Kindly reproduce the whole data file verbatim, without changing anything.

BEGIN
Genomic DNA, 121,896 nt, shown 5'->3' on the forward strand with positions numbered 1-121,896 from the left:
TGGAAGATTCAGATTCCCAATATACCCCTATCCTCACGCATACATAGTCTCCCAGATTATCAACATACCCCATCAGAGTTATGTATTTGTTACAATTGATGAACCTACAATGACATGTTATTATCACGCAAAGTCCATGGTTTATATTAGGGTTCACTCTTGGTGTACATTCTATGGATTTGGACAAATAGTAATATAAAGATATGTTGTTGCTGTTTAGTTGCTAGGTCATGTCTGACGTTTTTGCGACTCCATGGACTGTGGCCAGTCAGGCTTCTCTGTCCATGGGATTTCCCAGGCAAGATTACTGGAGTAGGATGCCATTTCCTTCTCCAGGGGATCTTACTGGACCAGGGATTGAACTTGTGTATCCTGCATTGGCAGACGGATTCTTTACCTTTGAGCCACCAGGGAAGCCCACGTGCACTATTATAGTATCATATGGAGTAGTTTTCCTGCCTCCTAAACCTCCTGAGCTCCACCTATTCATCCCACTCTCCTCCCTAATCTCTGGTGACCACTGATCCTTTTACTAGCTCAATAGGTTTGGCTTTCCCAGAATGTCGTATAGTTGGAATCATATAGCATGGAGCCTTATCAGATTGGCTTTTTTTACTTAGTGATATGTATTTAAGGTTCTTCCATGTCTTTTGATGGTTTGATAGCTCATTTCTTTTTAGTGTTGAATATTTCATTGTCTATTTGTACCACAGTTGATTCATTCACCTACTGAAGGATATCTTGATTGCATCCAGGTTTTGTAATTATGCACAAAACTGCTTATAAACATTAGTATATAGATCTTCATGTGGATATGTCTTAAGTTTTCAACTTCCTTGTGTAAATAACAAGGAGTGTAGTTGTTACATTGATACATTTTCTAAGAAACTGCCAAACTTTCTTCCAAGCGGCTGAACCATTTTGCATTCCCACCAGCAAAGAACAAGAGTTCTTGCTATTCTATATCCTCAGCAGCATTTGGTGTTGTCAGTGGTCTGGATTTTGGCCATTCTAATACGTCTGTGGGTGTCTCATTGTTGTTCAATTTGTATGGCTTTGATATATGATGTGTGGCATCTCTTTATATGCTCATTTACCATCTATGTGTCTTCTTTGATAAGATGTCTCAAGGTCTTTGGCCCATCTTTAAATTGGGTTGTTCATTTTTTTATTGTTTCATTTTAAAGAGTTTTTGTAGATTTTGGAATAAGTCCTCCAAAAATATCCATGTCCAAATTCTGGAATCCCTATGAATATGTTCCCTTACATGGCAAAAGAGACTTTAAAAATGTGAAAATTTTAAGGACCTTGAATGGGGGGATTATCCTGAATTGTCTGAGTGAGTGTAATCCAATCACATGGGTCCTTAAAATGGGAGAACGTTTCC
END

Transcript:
Genomic DNA, 121,896 nt, shown 5'->3' on the forward strand with positions numbered 1-121,896 from the left:
TGGAAGATTCAGATTCCCAATATACCCCTATCCTCACGCATACATAGTCTCCCAGATTATCAACATACCCCATCAGAGTTATGTATTTGTTACAATTGATGAACCTACAATGACATGTTATTATCACGCAAAGTCCATGGTTTATATTAGGGTTCACTCTTGGTGTACATTCTATGGATTTGGACAAATAGTAATATAAAGATATGTTGTTGCTGTTTAGTTGCTAGGTCATGTCTGACGTTTTTGCGACTCCATGGACTGTGGCCAGTCAGGCTTCTCTGTCCATGGGATTTCCCAGGCAAGATTACTGGAGTAGGATGCCATTTCCTTCTCCAGGGGATCTTACTGGACCAGGGATTGAACTTGTGTATCCTGCATTGGCAGACGGATTCTTTACCTTTGAGCCACCAGGGAAGCCCACGTGCACTATTATAGTATCATATGGAGTAGTTTTCCTGCCTCCTAAACCTCCTGAGCTCCACCTATTCATCCCACTCTCCTCCCTAATCTCTGGTGACCACTGATCCTTTTACTAGCTCAATAGGTTTGGCTTTCCCAGAATGTCGTATAGTTGGAATCATATAGCATGGAGCCTTATCAGATTGGCTTTTTTTACTTAGTGATATGTATTTAAGGTTCTTCCATGTCTTTTGATGGTTTGATAGCTCATTTCTTTTTAGTGTTGAATATTTCATTGTCTATTTGTACCACAGTTGATTCATTCACCTACTGAAGGATATCTTGATTGCATCCAGGTTTTGTAATTATGCACAAAACTGCTTATAAACATTAGTATATAGATCTTCATGTGGATATGTCTTAAGTTTTCAACTTCCTTGTGTAAATAACAAGGAGTGTAGTTGTTACATTGATACATTTTCTAAGAAACTGCCAAACTTTCTTCCAAGCGGCTGAACCATTTTGCATTCCCACCAGCAAAGAACAAGAGTTCTTGCTATTCTATATCCTCAGCAGCATTTGGTGTTGTCAGTGGTCTGGATTTTGGCCATTCTAATACGTCTGTGGGTGTCTCATTGTTGTTCAATTTGTATGGCTTTGATATATGATGTGTGGCATCTCTTTATATGCTCATTTACCATCTATGTGTCTTCTTTGATAAGATGTCTCAAGGTCTTTGGCCCATCTTTAAATTGGGTTGTTCATTTTTTTATTGTTTCATTTTAAAGAGTTTTTGTAGATTTTGGAATAAGTCCTCCAAAAATATCCATGTCCAAATTCTGGAATCCCTATGAATATGTTCCCTTACATGGCAAAAGAGACTTTAAAAATGTGAAAATTTTAAGGACCTTGAATGGGGGGATTATCCTGAATTGTCTGAGTGAGTGTAATCCAATCACATGGGTCCTTAAAATGGGAGAACGTTTCC